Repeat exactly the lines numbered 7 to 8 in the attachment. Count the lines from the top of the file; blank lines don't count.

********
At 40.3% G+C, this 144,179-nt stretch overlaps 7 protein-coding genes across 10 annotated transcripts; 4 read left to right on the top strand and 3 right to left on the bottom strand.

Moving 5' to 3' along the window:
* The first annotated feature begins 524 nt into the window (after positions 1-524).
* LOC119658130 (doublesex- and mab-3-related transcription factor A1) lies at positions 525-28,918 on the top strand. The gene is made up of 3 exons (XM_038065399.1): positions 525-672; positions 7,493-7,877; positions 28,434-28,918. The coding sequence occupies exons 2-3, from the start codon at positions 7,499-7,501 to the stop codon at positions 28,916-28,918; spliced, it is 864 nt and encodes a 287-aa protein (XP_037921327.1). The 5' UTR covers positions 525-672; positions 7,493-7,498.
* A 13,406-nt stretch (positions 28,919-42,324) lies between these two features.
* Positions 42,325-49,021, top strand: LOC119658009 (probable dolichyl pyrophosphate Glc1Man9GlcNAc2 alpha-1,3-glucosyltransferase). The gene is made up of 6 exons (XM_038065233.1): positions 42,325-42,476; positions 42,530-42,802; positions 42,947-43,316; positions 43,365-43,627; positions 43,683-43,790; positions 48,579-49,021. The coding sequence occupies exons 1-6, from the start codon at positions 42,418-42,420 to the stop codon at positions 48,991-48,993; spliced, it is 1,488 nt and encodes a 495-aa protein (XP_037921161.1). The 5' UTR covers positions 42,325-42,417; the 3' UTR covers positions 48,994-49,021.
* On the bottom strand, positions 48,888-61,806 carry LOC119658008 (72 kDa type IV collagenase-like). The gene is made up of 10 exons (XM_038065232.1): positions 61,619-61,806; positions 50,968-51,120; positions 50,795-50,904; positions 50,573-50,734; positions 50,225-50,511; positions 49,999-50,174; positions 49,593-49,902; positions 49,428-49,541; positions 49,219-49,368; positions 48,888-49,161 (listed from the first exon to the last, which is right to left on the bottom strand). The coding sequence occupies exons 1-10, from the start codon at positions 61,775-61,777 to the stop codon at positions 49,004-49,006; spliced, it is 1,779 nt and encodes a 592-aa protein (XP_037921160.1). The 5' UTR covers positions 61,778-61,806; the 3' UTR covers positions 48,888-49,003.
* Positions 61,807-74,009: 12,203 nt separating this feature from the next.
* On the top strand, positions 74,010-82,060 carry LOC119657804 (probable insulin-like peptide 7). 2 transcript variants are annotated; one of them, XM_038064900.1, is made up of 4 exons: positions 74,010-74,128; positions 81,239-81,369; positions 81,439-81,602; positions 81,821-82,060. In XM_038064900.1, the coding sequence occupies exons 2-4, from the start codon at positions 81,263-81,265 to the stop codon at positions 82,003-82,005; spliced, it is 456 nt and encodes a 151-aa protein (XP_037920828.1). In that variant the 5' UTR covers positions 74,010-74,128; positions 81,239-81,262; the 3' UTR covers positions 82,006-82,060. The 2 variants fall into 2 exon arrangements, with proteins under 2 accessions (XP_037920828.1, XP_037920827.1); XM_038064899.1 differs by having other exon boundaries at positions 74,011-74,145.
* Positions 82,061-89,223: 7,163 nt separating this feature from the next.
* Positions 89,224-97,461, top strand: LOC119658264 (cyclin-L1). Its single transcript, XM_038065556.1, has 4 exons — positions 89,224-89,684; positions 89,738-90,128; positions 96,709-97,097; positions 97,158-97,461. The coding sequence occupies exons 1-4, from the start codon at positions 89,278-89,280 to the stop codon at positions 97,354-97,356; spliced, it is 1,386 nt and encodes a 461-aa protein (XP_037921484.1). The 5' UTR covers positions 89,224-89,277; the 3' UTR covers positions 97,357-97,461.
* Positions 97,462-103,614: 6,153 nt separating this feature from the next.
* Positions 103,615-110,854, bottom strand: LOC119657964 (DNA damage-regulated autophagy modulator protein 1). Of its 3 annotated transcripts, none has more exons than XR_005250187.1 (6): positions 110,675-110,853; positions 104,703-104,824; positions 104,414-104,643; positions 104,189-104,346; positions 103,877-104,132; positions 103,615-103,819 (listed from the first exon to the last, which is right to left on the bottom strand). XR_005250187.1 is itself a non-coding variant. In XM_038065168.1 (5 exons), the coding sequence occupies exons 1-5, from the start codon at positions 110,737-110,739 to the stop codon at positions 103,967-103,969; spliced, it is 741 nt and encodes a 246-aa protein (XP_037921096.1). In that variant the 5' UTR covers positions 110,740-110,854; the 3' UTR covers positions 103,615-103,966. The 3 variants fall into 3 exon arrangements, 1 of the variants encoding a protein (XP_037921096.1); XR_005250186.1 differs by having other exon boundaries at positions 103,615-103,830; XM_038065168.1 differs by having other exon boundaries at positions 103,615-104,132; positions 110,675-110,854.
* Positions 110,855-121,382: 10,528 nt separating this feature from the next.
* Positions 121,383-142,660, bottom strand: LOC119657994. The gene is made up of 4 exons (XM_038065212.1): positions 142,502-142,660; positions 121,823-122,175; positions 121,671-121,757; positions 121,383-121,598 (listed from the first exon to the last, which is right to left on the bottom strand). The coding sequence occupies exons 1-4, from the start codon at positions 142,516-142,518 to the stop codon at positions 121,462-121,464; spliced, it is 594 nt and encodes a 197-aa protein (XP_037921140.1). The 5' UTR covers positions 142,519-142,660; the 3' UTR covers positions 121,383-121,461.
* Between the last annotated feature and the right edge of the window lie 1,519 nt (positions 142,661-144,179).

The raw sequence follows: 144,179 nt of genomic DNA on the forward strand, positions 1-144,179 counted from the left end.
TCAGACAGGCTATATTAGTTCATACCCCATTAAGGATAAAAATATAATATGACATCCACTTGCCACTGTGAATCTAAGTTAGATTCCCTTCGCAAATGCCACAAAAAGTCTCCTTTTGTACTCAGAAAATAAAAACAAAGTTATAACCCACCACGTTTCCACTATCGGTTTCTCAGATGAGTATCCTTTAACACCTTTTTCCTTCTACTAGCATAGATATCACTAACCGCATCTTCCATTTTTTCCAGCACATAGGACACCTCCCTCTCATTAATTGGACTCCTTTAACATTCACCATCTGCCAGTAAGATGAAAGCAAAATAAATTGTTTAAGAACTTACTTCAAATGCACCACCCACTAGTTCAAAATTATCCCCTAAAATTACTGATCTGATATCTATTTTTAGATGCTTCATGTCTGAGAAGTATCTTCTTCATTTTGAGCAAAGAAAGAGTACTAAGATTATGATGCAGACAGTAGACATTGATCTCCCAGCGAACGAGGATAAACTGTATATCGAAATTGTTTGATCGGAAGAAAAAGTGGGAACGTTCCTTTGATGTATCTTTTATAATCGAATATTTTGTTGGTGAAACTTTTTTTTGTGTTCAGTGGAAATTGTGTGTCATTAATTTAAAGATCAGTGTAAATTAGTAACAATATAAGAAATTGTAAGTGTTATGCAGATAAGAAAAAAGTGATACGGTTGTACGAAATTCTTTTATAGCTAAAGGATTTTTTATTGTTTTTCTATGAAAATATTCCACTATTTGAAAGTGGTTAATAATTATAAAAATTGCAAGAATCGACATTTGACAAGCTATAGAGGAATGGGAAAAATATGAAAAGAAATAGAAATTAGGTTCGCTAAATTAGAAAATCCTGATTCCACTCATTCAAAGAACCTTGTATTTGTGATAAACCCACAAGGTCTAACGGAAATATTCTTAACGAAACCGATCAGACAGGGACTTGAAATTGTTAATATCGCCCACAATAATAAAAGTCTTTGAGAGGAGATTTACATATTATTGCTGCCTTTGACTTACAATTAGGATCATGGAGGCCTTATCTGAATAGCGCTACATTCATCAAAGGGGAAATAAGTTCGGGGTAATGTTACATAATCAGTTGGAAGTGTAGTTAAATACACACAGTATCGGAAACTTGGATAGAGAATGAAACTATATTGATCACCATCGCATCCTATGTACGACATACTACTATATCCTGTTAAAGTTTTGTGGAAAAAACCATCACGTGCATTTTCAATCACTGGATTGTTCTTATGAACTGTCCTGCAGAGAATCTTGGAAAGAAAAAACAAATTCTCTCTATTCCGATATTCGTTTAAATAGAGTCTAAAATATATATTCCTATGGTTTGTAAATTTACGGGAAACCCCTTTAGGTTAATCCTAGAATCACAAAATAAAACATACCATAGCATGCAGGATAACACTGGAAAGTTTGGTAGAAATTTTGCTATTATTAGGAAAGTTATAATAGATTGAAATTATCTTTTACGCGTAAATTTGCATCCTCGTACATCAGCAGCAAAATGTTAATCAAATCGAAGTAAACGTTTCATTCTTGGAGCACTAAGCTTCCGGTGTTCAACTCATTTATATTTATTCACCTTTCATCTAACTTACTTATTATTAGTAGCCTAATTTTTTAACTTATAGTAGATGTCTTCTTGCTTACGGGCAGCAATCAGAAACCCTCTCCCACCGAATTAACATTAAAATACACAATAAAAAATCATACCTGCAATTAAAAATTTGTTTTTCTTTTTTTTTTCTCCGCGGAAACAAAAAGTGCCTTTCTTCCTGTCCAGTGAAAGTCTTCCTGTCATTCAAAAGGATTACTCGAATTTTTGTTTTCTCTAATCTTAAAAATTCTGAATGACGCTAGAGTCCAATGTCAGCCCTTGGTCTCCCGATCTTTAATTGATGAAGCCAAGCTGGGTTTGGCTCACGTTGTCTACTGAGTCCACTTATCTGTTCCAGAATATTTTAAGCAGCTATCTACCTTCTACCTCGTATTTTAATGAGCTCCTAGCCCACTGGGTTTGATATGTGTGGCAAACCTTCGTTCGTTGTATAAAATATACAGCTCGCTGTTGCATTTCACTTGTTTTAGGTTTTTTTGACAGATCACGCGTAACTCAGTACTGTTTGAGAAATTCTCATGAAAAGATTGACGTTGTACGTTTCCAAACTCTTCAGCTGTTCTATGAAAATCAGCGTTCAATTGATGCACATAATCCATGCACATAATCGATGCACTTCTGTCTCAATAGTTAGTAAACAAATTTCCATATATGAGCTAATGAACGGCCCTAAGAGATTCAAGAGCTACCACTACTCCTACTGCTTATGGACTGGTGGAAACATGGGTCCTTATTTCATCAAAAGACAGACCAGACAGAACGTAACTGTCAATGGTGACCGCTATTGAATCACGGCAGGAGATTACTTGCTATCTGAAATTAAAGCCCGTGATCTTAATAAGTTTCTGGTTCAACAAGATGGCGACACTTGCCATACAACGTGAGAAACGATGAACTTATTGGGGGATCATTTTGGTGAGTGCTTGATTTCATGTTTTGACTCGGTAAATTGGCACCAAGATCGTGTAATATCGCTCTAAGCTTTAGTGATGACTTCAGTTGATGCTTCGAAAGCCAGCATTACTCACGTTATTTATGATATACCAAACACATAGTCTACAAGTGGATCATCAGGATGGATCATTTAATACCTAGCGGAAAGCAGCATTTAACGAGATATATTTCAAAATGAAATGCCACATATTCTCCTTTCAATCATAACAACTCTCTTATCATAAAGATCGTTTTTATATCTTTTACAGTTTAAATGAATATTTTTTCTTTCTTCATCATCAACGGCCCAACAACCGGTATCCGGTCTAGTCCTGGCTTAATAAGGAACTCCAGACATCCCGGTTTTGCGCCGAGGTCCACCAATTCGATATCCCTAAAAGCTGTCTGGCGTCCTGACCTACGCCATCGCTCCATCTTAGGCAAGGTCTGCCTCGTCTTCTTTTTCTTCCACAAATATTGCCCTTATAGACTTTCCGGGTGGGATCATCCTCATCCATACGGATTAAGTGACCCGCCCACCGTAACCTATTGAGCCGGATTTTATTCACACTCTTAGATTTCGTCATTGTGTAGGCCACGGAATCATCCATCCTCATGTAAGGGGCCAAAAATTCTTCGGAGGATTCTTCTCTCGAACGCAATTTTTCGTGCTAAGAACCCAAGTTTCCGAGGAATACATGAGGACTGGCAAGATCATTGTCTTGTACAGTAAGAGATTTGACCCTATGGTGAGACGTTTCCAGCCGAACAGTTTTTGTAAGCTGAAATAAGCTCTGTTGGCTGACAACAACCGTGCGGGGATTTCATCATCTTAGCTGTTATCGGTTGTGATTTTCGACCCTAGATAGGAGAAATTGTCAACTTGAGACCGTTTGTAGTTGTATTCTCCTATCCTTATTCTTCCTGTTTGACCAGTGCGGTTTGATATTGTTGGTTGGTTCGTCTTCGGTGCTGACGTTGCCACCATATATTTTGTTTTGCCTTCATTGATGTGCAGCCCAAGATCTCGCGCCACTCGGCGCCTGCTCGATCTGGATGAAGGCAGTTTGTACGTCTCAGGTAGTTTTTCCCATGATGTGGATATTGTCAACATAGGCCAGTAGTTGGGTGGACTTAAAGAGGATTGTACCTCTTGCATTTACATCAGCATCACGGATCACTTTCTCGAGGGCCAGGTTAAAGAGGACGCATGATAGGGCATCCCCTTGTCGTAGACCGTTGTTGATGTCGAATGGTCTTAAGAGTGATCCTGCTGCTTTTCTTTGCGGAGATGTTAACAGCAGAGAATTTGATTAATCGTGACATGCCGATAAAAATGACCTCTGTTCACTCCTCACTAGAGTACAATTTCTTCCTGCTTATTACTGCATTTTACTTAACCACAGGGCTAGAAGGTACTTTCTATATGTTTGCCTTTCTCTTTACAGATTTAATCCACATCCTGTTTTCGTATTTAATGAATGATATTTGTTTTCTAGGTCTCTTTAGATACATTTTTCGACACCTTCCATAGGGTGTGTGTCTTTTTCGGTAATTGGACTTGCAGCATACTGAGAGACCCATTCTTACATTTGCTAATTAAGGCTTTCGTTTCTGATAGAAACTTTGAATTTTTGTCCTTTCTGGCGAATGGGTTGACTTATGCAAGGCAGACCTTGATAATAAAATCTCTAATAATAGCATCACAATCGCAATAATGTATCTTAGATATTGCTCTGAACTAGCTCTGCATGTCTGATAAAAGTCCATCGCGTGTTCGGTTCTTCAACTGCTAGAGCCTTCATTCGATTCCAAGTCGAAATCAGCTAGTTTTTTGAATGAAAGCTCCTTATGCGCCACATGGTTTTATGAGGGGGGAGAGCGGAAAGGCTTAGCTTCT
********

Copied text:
* On the bottom strand, positions 48,888-61,806 carry LOC119658008 (72 kDa type IV collagenase-like). The gene is made up of 10 exons (XM_038065232.1): positions 61,619-61,806; positions 50,968-51,120; positions 50,795-50,904; positions 50,573-50,734; positions 50,225-50,511; positions 49,999-50,174; positions 49,593-49,902; positions 49,428-49,541; positions 49,219-49,368; positions 48,888-49,161 (listed from the first exon to the last, which is right to left on the bottom strand). The coding sequence occupies exons 1-10, from the start codon at positions 61,775-61,777 to the stop codon at positions 49,004-49,006; spliced, it is 1,779 nt and encodes a 592-aa protein (XP_037921160.1). The 5' UTR covers positions 61,778-61,806; the 3' UTR covers positions 48,888-49,003.
* Positions 61,807-74,009: 12,203 nt separating this feature from the next.